Scripture: Mark 10:35-45

Anyone who has ever travelled knows that even the most highly anticipated and best-planned journeys will usually throw up at least one or two surprises. These can be either unexpected and serendipitous pleasures, such as the wedding we happened upon in the magnificent cathedral at San Sebastian, or frustrating unplanned cancellations, accidents or illness, like when a group from this congregation found themselves stuck for a week in Katmandu when the airport runway became blocked. Seasoned travellers know that when all of the bookings have been checked and long range weather forecasts scrutinised, anything can happen, and something probably will, one way or the other. It is just part of the wonderful, anxious unpredictability of the journey.

Last week I shared with you my perception of one particular way in which a journey on the way of Christ can unfold. It is where the adventure starts with a commitment to the cause, and that decision to dedicate oneself to this particular way gives energy and purpose as the fuel on the way. Remember how some of Jesus’ disciples just got up, left their nets, and followed him. The time comes, though, as it did for the rich man in Mark’s story, when commitment to the cause no longer gives the sense of certainty that it once did. Give the right choices at this point, one finds that what has become impossible merely by our human effort, is possible in a new way, when one experiences the grace of God to overcome doubt, failure and the resulting guilt and shame.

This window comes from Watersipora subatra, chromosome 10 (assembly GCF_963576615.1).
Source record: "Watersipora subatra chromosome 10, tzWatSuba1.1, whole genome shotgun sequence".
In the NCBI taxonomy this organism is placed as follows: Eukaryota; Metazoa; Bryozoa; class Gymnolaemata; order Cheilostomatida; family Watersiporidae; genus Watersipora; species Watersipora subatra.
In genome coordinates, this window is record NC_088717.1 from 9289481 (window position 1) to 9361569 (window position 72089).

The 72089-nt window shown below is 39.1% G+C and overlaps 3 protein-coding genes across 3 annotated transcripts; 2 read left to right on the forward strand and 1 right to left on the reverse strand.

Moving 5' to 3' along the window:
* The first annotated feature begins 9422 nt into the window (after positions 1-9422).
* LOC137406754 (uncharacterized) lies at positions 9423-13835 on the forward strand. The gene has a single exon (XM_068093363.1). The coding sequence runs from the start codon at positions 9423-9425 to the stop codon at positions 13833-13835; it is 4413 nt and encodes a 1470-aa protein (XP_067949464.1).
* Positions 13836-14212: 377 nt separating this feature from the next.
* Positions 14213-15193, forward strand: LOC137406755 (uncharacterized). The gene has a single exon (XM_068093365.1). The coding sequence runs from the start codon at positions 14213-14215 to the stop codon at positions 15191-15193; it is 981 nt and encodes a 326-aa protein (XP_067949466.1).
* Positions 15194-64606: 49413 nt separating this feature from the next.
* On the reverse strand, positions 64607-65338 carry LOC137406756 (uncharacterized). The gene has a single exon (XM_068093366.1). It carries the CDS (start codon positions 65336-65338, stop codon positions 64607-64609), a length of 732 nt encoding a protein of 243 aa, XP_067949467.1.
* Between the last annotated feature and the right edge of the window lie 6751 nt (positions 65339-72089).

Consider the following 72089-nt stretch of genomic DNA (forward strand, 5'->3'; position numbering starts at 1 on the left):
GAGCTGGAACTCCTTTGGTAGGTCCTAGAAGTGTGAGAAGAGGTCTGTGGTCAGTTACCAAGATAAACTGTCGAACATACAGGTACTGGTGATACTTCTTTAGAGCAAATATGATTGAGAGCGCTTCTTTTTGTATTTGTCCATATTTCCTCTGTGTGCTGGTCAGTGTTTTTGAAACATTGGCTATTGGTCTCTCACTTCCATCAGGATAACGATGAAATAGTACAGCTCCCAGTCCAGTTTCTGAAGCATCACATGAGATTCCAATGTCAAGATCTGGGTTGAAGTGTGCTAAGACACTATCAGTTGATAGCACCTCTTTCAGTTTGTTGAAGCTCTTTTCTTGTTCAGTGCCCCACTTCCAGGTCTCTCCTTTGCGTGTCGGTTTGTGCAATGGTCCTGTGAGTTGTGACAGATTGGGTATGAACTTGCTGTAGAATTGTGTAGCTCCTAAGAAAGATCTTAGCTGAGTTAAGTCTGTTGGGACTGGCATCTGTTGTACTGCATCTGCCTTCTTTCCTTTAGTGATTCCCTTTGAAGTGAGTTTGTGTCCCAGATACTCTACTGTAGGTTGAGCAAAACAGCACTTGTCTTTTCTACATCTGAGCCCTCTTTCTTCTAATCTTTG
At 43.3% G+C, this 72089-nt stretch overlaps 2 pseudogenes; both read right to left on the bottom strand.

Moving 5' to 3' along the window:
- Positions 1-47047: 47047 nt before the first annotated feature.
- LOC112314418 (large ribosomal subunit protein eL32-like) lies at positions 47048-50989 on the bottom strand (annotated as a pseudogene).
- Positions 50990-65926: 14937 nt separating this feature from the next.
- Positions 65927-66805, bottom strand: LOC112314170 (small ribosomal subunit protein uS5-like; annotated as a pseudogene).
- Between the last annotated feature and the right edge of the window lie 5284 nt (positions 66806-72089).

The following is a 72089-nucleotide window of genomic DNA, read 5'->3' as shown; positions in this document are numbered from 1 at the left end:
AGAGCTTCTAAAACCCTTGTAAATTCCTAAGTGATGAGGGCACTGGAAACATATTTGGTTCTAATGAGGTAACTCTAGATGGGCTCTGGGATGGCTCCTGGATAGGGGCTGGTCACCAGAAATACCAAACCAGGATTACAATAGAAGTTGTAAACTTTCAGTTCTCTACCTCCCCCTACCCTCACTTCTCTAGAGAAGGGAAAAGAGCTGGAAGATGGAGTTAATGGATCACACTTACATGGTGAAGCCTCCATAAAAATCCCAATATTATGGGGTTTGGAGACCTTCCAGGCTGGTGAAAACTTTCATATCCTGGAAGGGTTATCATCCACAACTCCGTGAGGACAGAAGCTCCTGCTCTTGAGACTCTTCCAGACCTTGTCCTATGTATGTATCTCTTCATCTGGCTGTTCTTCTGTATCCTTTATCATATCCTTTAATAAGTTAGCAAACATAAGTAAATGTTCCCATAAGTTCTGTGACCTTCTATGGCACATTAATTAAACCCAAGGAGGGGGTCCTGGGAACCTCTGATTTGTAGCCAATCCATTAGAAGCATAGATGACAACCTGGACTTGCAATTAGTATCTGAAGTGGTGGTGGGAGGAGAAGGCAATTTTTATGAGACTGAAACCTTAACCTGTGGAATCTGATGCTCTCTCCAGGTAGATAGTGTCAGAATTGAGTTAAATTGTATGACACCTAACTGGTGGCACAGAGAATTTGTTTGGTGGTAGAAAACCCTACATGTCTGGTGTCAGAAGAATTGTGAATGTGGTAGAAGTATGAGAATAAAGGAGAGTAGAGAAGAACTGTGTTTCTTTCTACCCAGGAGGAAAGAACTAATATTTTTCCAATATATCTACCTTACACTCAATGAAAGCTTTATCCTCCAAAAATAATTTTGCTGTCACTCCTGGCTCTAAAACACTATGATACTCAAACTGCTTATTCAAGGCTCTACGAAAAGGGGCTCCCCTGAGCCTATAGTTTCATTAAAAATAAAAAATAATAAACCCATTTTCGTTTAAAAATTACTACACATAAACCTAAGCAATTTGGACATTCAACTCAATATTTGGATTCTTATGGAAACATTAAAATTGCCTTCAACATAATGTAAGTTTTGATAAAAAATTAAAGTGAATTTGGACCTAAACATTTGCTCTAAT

In my own journey on the way of Christ, I can identify how commitment was the driving force for perhaps the first third of the journey. Then, when my own strength failed me, grace took over as the central theme. Just one of those experiences of grace was when, after five years in then wilderness, I received a call to minister in this congregation in the year 2000.

Some years later I experienced another shift of emphasis. When I became Moderator in 2011, it became important to emphasise the calling of our Uniting Church to witness to the wholeness of the Christian faith. For example, we have a mission to integrate our spiritual journey with our passion for justice and inclusion. So I find that, in what may well be the "third third” of my ministry, the unifying theme is "Wholeness.”